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caption: Left to right: Ron Judd and David Syre.
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Left to right: Ron Judd and David Syre.
Credit: Courtesy of Cascadia Newspaper Company

Local newspapers are in peril, but Bellingham's local news coverage is set to expand

In recent years, we've been hearing about the accelerating death of local news. Just since the pandemic started, at least 85 local newspapers have folded. That's on top of the nearly 1,800 that have shut down over the last few decades.

But, there’s some good news when it comes to local news here in the Northwest: Early next year, a new daily news publication is coming to Bellingham. Cascadia Daily News will be updated online every day, with a print edition once a week. Its Executive Editor is Ron Judd, longtime journalist with The Seattle Times. He told KUOW’s Kim Malcolm his vision for the publication is a bit of a throwback.

This interview has been edited for clarity.

Ron Judd: We hope to have smart, contextual coverage of local government, schools, sports, and the environment. We also have a big international border here that's rarely covered. We have a regional university here, Western Washington, which is rarely covered. There's been a lot of institutions here that have all the hallmarks of not having been watched by a watchdog news agency. We hope to do that from the get go.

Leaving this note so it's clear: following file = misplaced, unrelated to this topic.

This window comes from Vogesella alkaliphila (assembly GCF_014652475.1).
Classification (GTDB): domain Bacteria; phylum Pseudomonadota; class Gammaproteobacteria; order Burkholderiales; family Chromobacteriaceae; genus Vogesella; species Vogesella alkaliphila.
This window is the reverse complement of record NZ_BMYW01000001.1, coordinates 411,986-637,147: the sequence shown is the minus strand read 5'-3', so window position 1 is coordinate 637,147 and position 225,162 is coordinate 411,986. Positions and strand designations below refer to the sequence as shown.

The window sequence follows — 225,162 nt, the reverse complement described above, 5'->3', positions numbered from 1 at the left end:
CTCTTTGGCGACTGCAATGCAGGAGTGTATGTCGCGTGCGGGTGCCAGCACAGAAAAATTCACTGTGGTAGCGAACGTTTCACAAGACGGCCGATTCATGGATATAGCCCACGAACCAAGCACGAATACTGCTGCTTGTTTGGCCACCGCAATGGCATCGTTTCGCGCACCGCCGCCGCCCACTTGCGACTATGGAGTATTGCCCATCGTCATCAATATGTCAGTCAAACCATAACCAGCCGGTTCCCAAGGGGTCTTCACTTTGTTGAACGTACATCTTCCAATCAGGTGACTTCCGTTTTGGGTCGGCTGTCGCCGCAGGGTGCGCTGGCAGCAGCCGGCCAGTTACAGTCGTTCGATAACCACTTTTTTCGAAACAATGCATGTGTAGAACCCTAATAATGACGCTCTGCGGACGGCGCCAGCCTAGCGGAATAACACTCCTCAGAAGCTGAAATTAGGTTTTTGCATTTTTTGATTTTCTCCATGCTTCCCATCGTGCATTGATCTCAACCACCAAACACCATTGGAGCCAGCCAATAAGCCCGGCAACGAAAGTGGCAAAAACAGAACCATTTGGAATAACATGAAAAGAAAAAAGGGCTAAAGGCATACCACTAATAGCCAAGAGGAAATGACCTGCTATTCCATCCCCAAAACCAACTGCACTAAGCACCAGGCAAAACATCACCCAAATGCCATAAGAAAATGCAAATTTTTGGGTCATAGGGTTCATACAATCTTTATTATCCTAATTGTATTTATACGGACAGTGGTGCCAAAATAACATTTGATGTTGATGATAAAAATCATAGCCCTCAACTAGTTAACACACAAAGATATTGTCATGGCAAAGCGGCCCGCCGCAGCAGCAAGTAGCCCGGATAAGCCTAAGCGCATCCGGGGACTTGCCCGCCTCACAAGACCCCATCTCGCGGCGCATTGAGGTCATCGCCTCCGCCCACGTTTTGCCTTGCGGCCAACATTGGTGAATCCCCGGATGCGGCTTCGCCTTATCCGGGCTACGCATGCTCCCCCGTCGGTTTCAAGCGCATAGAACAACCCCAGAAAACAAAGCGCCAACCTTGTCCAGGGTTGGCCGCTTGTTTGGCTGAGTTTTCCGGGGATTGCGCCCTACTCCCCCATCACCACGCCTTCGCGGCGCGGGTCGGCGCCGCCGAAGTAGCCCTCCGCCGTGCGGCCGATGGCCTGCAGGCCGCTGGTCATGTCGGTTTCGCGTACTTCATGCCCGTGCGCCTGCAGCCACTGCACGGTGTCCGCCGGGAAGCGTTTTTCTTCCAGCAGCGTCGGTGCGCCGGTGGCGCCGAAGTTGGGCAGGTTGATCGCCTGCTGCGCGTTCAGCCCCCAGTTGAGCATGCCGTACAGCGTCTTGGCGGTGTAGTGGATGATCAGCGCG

Kim Malcolm: Why is watchdog reporting important from a local perspective?

It’s not often done by newspapers that are run by chains, because it's expensive. Investigative journalism and watchdog journalism —going over public records, making records requests, doing records searches, doing interviews, really working a beat the old fashioned way with human sources on the phone or in-person—takes a lot of time to just know what's going on.

You've got a partner in this, your funder David Syre. I'm sure you've had conversations about how you're going to maintain your independence from him. What's your understanding around that?

That's kind of the way it used to be in a lot of places, but it seems unusual today. David Syre has told me very simply that our arrangement is that I control what goes in the newspaper. Where our funding comes from is very clear. Our expectation of what that means is very clear. We're going to be very transparent in everything we do.

You've been with The Seattle Times for 33 years. At this stage, what made you want to take on this new project?

I'm leaving a great job. One of the great jobs in journalism. This was not an easy decision, but this opportunity came to me, sort of out of the blue. I found that impossible to say no to. I'm super excited. I really feel like my journalism bones have been awakened by this project. I think it's going to be really gratifying and an adventure one way or the other.

Listen to the interview by clicking the play button above.